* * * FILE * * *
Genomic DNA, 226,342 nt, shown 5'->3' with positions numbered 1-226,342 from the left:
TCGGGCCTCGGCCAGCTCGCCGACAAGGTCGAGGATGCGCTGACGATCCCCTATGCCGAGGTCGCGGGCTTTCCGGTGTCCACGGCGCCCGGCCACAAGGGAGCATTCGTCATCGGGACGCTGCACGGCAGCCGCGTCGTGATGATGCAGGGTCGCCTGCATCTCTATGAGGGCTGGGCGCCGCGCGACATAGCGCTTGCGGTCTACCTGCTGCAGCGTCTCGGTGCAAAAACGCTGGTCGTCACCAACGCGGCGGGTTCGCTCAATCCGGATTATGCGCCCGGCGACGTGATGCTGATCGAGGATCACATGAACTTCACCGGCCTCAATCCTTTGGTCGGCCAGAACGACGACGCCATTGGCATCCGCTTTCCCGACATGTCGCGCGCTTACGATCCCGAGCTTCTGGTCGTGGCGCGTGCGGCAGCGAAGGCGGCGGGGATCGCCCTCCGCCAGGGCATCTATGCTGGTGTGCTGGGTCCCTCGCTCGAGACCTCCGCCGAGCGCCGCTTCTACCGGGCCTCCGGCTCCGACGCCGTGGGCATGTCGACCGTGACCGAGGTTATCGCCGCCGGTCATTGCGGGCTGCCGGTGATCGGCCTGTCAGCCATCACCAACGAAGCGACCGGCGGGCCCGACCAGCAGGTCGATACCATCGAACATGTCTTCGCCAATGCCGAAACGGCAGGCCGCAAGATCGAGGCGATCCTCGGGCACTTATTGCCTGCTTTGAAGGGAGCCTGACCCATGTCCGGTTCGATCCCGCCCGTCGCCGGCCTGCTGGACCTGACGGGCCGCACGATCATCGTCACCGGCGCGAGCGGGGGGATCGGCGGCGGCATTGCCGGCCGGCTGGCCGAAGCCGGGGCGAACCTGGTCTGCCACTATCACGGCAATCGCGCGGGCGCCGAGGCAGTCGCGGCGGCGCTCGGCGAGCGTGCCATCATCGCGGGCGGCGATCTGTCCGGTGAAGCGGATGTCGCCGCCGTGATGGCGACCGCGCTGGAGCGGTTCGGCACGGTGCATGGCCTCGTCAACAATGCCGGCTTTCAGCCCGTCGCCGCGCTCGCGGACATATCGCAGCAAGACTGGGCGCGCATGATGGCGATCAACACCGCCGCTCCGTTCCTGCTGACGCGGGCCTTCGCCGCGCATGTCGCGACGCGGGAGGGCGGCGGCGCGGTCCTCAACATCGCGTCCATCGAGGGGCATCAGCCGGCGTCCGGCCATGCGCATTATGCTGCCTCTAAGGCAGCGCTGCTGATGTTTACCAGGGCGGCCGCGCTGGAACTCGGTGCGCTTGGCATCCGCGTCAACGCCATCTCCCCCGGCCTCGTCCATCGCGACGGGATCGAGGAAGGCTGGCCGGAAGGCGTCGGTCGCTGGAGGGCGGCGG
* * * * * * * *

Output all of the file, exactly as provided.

Genomic DNA, 226,342 nt, shown 5'->3' with positions numbered 1-226,342 from the left:
TCGGGCCTCGGCCAGCTCGCCGACAAGGTCGAGGATGCGCTGACGATCCCCTATGCCGAGGTCGCGGGCTTTCCGGTGTCCACGGCGCCCGGCCACAAGGGAGCATTCGTCATCGGGACGCTGCACGGCAGCCGCGTCGTGATGATGCAGGGTCGCCTGCATCTCTATGAGGGCTGGGCGCCGCGCGACATAGCGCTTGCGGTCTACCTGCTGCAGCGTCTCGGTGCAAAAACGCTGGTCGTCACCAACGCGGCGGGTTCGCTCAATCCGGATTATGCGCCCGGCGACGTGATGCTGATCGAGGATCACATGAACTTCACCGGCCTCAATCCTTTGGTCGGCCAGAACGACGACGCCATTGGCATCCGCTTTCCCGACATGTCGCGCGCTTACGATCCCGAGCTTCTGGTCGTGGCGCGTGCGGCAGCGAAGGCGGCGGGGATCGCCCTCCGCCAGGGCATCTATGCTGGTGTGCTGGGTCCCTCGCTCGAGACCTCCGCCGAGCGCCGCTTCTACCGGGCCTCCGGCTCCGACGCCGTGGGCATGTCGACCGTGACCGAGGTTATCGCCGCCGGTCATTGCGGGCTGCCGGTGATCGGCCTGTCAGCCATCACCAACGAAGCGACCGGCGGGCCCGACCAGCAGGTCGATACCATCGAACATGTCTTCGCCAATGCCGAAACGGCAGGCCGCAAGATCGAGGCGATCCTCGGGCACTTATTGCCTGCTTTGAAGGGAGCCTGACCCATGTCCGGTTCGATCCCGCCCGTCGCCGGCCTGCTGGACCTGACGGGCCGCACGATCATCGTCACCGGCGCGAGCGGGGGGATCGGCGGCGGCATTGCCGGCCGGCTGGCCGAAGCCGGGGCGAACCTGGTCTGCCACTATCACGGCAATCGCGCGGGCGCCGAGGCAGTCGCGGCGGCGCTCGGCGAGCGTGCCATCATCGCGGGCGGCGATCTGTCCGGTGAAGCGGATGTCGCCGCCGTGATGGCGACCGCGCTGGAGCGGTTCGGCACGGTGCATGGCCTCGTCAACAATGCCGGCTTTCAGCCCGTCGCCGCGCTCGCGGACATATCGCAGCAAGACTGGGCGCGCATGATGGCGATCAACACCGCCGCTCCGTTCCTGCTGACGCGGGCCTTCGCCGCGCATGTCGCGACGCGGGAGGGCGGCGGCGCGGTCCTCAACATCGCGTCCATCGAGGGGCATCAGCCGGCGTCCGGCCATGCGCATTATGCTGCCTCTAAGGCAGCGCTGCTGATGTTTACCAGGGCGGCCGCGCTGGAACTCGGTGCGCTTGGCATCCGCGTCAACGCCATCTCCCCCGGCCTCGTCCATCGCGACGGGATCGAGGAAGGCTGGCCGGAAGGCGTCGGTCGCTGGAGGGCGGCGG